Frot-Laffly landship

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Frot-Laffly landship
Frot Laffly 28 March 1915.jpg
Rouleau cuirasse Paul Frot.jpg
Top: Frot-Laffly tank, tested on 28 March 1915 in France.
Bottom: "Rouleau cuirassé Paul Frot" in L'Illustration.
Type Tank
Place of origin France France
Service history
In service March 1915 (experimental)
Wars World War I
Production history
Designer Paul Frot
Designed December 1914
Manufacturer Laffly
Produced Early 1915
Number built 1
Specifications
Weight 10 tonnes
Length 7.00 m
Width 2.00 m
Height 2.30 m
Crew 9

Armor 7 mm
Main
armament
4 machine guns
Engine gasoline internal combustion engine
20 hp
Fuel capacity 30 liters
Operational
range
one day operation
Speed 3-5 km/h

The Frot-Laffly landship, also Frot-Turmel-Laffly landship (French:Char Frot-Turmel-Laffly, also Rouleau cuirassé Paul Frot), was an early French experimental tank (but without tracks), or landship, designed and built from December 1914 to March 1915, preceding the design and development of the English Little Willie tank by about nine months.

Background[edit]

The immobility of the trench warfare characterizing the First World War led to a need for a powerful armed military engine that would be protected from enemy fire at the same time, and could move on the extremely irregular terrain of battlefields.

As early as 24 August 1914, the French colonel Jean Baptiste Estienne articulated the vision of a cross-country armoured vehicle:[1]

"Victory in this war will belong to the belligerent who is the first to put a cannon on a vehicle capable of moving on all kinds of terrain"

—Colonel Jean Baptiste Estienne, 24 August 1914.[2]

Development[edit]

One of the first attempts was made in France on 1 December 1914, when Paul Frot, an engineer in canal construction at the Compagnie Nationale du Nord, proposed to the French War Ministry a design for a landship with armour and armament based on the motorization of a Laffly compactor with heavy fluted wheels, that had been developed from 1912 and had been used to compact canals:[3]

"This rolling fortress, which only cannon could stop, would force our enemies to adopt another tactic, and anyway would give us a marked momentary advantage"

—Letter of Paul Frot to the French War Ministry, Les Sables d'Olonne, 1 December 1914.[4]

The tank used 7 mm armour and was motorized with a 20 hp gasoline internal combustion engine engine, and was able to move both forward and backward, with two driver positions, one at the front and the other at the back. It was to be equipped with machine guns on raised platforms attached to the compactor chassis, at least one in front and three in the back, of which two had to project from the sides for 360 degrees coverage.[5] This armament was never actually fitted: the barbettes and row of gun ports visible in the pictures are the result of retouching.[6] The retouched photographs seem to indicate two cannon and six machine guns. Total length was 7 meters, width 2 meters, height 2.3 meters. It weighed a bit less than 10 tons. It could have been manned by a crew of nine: one commander, two mechanics and six gunners. Speed varied between 3 and 5 km/h.[7]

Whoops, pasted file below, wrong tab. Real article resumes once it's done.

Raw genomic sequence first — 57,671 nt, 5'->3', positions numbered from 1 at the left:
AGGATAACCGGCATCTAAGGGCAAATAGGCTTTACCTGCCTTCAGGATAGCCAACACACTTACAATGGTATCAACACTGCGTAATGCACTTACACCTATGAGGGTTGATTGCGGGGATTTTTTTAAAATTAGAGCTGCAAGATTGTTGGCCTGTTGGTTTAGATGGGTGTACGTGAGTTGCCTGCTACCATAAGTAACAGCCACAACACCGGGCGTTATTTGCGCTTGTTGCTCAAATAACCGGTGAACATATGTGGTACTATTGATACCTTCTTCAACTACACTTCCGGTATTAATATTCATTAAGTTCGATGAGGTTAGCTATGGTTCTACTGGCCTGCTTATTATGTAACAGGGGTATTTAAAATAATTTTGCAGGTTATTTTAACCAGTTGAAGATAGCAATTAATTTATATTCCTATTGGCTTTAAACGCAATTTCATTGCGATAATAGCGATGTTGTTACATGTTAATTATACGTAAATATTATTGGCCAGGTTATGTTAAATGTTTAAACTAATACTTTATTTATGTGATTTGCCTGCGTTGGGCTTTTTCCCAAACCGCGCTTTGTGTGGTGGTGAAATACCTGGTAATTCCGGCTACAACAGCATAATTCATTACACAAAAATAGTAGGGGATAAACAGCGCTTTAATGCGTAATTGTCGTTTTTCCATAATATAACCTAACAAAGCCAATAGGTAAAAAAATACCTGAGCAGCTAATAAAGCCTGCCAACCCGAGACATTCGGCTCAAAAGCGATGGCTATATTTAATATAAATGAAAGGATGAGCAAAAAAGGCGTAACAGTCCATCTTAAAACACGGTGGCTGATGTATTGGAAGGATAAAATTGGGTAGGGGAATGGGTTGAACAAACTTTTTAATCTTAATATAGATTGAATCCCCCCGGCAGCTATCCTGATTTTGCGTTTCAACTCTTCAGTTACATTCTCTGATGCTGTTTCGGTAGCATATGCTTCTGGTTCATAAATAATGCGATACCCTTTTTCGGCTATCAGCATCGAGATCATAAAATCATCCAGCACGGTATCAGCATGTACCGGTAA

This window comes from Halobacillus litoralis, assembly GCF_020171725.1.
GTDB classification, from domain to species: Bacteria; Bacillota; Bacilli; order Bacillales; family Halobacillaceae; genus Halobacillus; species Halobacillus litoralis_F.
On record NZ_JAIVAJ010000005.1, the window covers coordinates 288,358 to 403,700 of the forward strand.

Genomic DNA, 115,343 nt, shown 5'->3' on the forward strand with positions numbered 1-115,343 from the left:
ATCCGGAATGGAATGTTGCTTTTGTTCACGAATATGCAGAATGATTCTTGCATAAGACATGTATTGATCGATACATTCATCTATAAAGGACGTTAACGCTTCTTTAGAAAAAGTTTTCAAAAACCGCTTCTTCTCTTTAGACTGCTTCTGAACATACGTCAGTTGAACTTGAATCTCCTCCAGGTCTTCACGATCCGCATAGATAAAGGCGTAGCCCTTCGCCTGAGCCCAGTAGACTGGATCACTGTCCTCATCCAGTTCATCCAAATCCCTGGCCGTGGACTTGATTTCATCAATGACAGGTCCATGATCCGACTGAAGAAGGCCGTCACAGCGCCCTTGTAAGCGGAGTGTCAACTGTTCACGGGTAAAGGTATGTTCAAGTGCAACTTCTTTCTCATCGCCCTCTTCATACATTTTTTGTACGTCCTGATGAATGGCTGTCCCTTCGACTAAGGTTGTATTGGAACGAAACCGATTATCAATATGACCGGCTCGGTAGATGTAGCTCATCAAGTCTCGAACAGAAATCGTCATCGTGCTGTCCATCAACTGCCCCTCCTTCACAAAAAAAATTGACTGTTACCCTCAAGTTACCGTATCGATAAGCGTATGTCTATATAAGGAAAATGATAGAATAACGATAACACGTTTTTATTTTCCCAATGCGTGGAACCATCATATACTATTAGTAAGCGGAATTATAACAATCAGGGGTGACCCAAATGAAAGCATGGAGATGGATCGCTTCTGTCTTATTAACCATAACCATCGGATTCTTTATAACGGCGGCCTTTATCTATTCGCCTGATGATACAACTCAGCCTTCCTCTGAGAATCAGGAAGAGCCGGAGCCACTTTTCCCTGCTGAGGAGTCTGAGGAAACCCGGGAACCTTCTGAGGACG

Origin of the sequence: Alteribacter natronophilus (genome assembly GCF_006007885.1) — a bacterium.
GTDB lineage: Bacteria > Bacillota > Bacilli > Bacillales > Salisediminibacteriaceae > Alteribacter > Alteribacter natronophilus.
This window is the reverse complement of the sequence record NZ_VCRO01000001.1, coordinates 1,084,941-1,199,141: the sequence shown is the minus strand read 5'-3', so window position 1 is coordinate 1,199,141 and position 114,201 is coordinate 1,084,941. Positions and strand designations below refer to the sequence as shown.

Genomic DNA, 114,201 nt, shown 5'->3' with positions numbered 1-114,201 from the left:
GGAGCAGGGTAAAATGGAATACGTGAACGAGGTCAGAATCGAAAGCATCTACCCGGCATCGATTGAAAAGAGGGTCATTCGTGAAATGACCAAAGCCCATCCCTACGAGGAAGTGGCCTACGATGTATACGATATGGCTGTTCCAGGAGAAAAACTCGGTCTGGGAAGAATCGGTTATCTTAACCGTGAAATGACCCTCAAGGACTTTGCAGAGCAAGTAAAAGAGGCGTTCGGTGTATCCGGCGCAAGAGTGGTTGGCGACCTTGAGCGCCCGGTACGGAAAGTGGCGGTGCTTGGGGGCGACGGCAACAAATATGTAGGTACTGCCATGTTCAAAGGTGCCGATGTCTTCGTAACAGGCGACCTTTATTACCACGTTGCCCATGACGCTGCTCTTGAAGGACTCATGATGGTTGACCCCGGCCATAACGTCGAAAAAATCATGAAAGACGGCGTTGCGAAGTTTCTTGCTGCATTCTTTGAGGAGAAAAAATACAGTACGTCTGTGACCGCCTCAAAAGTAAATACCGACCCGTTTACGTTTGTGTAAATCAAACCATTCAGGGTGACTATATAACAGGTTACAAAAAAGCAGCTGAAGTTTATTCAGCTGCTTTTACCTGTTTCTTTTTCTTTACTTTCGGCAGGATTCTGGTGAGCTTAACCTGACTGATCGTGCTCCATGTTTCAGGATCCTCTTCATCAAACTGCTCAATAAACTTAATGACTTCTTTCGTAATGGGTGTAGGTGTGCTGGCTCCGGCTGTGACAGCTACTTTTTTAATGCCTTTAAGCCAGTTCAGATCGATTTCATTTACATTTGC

The compactor base was built by the Laffly Company, at Boulogne sur Seine using a modified Laffly Type LT, and the armour was made by Corpet Company, at La Courneuve. The tank was tested on 28 March 1915 on the grounds of the Corpet & Louvet factory, and effectively destroyed barbed wire lines and climbed a 25% slope, but was deemed lacking mobility:[8]

"The trials of this machine have demonstrated that it would not be possible to obtain practically satisfying results from it".

—Letter from Colonel Mourral, Chef de Section technique du Genie, to Paul Frot, Paris, 10 April 1915.[9]

Aftermath[edit]


A post-war L'Illustration (1919), showing the Boirault machine (top) and the Frot-Laffly landship (bottom).

The project was actually abandoned in favour of General Estienne's concurrent project of a tank using a tractor base, codenamed "Tracteur Estienne", which was being developed at that time.[10]

A few months before, in January 1915, the French arms manufacturer Schneider & Co. had already sent out its chief designer, Eugène Brillié, to investigate tracked tractors from the American Holt Company, at that time participating in a test programme in England. This Schneider program was met with approbation of the French War Ministry, was merged with the Estienne plan, and a production order of 400 Schneider CA1, the first French tank to see the battlefield, was made on 25 February 1916.

The prototype of the Frot-Laffly was sold to the United Kingdom, Paul Frot claiming in a letter dated 8 January 1918 that it had influenced British tank design.[11]

See also[edit]

Notes[edit]

  1. ^ Gudmundsson, p.38
  2. ^ Gudmundsson, p.38; misprint from Gudmundsson.
  3. ^ Gougaud, p.106-108
  4. ^ French excerpt of the original: "Cette forteresse roulante, que seul le canon pourrait arrêter, obligerait les ennemis à adopter une autre tactique et en tout cas nous donnerait momentanément un avantage marqué" in Gougaud, p.106
  5. ^ Gougaud, p.108
  6. ^ Jeudy (1997), p. 13
  7. ^ Gougaud, p.106-108
  8. ^ Gougaud, p.106-108
  9. ^ Original French: "Les essais de cet appareil ont demontré qu'il ne serait pas possible d'en obtenir pratiquement des résultats satisfaisants" in Gougaud, p.108
  10. ^ Gougaud, p.108
  11. ^ Vauvilliers, 2008, p. 25

References[edit]

  • Alain Gougaud, L'Aube de la Gloire, Les Autos-Mitrailleuses et les Chars Français pendant la Grande Guerre, 1987, Musée des Blindés, ISBN 2-904255-02-8
  • Bruce I. Gudmundsson, On armor, Greenwood Publishing Group, 2004, ISBN 0-275-95019-0
  • François Vauvillier, 2008, "L'Aube du char en France — L'idée de l'engin du no man's land avant Estienne", Tank Zone 2: 20-31
  • Jean-Gabriel Jeudy, Chars de France, E.T.A.I., 1997